For many Indians, the stomach-churning market drops and growing recession talk of the past few months – triggered by the global spread of the coronavirus – has revived memories of the 2008 financial crisis and Great Recession.
During the times of 2008 financial crisis, the 2009 graduate batch suffered the most. We talked to Ms. Taru Kapoor, who graduated in 2009 and was the TnP Coordinator that year. She said, “December 2008 was arguably a horrid time for running placements and graduating, as the final recession was still in free fall and no companies in any position to really plan 6-8 months in advance. There was widespread uncertainty in the macro-environment and companies. Finance, Oil & Gas and multinationals were heavily hurt. I remember clearly that on Day 1, Dec 1 2008, 19 people from our graduating batch got a job. This compared to 75+ the previous years. Many really smart students didn’t have a job. I was one of the 19. Not a single person celebrated that night.” Companies like the BCG, Mckinsey hired very few people that year. The number of companies coming for campus placements reduced significantly. Institute toppers were unplaced even after several days of the start of placements. More people went for higher studies as compared to previous years.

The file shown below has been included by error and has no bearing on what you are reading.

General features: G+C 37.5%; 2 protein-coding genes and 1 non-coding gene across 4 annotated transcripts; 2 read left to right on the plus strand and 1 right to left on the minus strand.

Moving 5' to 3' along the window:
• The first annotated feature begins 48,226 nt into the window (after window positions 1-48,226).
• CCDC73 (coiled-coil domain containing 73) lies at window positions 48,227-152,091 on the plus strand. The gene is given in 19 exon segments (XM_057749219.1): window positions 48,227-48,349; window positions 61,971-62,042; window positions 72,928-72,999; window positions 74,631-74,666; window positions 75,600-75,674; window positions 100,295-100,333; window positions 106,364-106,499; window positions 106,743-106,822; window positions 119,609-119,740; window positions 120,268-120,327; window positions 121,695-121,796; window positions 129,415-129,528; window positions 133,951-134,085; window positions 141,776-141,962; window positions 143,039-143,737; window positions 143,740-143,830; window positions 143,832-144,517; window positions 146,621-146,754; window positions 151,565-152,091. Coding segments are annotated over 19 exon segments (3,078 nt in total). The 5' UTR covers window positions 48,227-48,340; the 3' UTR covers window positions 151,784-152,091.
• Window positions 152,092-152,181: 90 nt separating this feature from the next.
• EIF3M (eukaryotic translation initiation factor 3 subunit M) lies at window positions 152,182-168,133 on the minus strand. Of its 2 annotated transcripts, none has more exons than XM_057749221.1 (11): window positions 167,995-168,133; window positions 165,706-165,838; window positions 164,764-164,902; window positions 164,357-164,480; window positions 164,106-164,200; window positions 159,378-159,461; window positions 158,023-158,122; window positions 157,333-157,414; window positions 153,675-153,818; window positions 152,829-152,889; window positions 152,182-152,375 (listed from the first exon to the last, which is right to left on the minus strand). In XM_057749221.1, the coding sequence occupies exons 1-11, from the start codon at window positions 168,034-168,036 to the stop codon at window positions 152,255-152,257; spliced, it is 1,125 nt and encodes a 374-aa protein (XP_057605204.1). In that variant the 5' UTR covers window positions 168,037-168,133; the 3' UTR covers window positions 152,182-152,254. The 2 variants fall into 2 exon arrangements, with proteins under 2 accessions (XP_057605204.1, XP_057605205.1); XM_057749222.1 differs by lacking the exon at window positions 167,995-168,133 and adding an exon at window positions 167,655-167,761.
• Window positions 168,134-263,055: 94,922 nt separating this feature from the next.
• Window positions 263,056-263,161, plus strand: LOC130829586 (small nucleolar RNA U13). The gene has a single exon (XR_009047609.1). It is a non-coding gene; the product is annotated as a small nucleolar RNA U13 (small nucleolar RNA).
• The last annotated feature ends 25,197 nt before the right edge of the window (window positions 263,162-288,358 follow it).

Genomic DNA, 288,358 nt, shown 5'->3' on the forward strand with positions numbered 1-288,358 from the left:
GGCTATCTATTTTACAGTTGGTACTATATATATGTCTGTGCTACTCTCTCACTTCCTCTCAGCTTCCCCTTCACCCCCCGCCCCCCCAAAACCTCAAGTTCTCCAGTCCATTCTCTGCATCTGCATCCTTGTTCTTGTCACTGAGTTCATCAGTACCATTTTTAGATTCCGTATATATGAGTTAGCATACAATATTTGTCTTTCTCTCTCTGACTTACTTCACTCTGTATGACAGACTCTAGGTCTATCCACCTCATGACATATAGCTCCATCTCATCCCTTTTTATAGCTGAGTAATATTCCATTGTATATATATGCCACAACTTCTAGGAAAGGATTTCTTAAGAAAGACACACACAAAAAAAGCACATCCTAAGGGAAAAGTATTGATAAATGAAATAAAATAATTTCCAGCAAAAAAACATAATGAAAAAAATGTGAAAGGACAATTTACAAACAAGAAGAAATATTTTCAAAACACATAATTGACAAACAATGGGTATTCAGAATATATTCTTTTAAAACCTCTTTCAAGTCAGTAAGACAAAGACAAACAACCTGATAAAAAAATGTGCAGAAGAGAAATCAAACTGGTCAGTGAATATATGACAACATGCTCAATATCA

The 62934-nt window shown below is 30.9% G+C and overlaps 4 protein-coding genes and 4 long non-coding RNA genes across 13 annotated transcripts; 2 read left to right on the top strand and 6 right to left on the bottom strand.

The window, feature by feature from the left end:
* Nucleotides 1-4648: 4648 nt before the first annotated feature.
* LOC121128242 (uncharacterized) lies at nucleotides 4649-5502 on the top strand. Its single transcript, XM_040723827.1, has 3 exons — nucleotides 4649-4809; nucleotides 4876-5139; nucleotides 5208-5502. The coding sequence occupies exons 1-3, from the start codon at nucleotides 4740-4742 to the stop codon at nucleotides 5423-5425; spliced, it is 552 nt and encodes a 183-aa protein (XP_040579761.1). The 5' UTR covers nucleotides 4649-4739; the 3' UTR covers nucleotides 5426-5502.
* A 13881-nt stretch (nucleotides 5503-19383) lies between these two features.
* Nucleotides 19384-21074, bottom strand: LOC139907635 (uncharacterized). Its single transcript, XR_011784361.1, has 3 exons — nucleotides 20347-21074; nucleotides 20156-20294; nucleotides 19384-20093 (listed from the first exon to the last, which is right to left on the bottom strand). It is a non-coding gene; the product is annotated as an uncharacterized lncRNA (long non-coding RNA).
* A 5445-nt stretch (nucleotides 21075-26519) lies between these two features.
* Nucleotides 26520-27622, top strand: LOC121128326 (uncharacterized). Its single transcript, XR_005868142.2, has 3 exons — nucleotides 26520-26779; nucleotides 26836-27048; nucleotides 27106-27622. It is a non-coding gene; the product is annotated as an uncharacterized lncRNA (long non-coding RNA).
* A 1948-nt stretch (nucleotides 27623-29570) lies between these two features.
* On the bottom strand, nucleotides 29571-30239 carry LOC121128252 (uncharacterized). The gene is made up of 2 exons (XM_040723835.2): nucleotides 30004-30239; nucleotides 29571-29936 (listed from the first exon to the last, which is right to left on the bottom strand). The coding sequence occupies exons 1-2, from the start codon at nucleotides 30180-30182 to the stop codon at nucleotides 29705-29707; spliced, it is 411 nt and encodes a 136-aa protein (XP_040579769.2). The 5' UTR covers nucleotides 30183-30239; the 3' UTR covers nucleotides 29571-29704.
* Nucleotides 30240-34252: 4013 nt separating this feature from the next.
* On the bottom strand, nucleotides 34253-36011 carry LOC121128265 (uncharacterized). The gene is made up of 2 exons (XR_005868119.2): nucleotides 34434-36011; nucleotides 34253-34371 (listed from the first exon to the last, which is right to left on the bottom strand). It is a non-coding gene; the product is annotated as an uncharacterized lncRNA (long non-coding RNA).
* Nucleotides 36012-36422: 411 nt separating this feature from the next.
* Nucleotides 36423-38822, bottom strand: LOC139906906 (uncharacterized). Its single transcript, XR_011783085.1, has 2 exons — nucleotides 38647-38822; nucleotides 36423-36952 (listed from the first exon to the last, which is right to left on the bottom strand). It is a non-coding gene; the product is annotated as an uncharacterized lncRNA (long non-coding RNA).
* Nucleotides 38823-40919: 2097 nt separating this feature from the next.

Take a breath. While the toll, the infection ultimately would take on the nation wasn’t clear, the economic upheaval caused by the outbreak was not as damaging or long-lasting as the historic downturn of 2007-09. For one thing, the 2008 financial crisis and recession resulted from years of deeply rooted weak spots in the economy. That’s not the case now.
“At that time, it seemed like the end of the world. But now I don’t have the slightest hint of what happened in 2009”, says a 2009 batch graduate. Most 2009 batch graduates believe that the crisis did delay their career plans a bit, but didn’t affect them much in the long run.
“I think there are similarities, but I believe that the rebound will be faster today than 2009. As far as I know, it took around two years for me and my friends to get back to what we wanted to do.” said Vireshwar Kumar.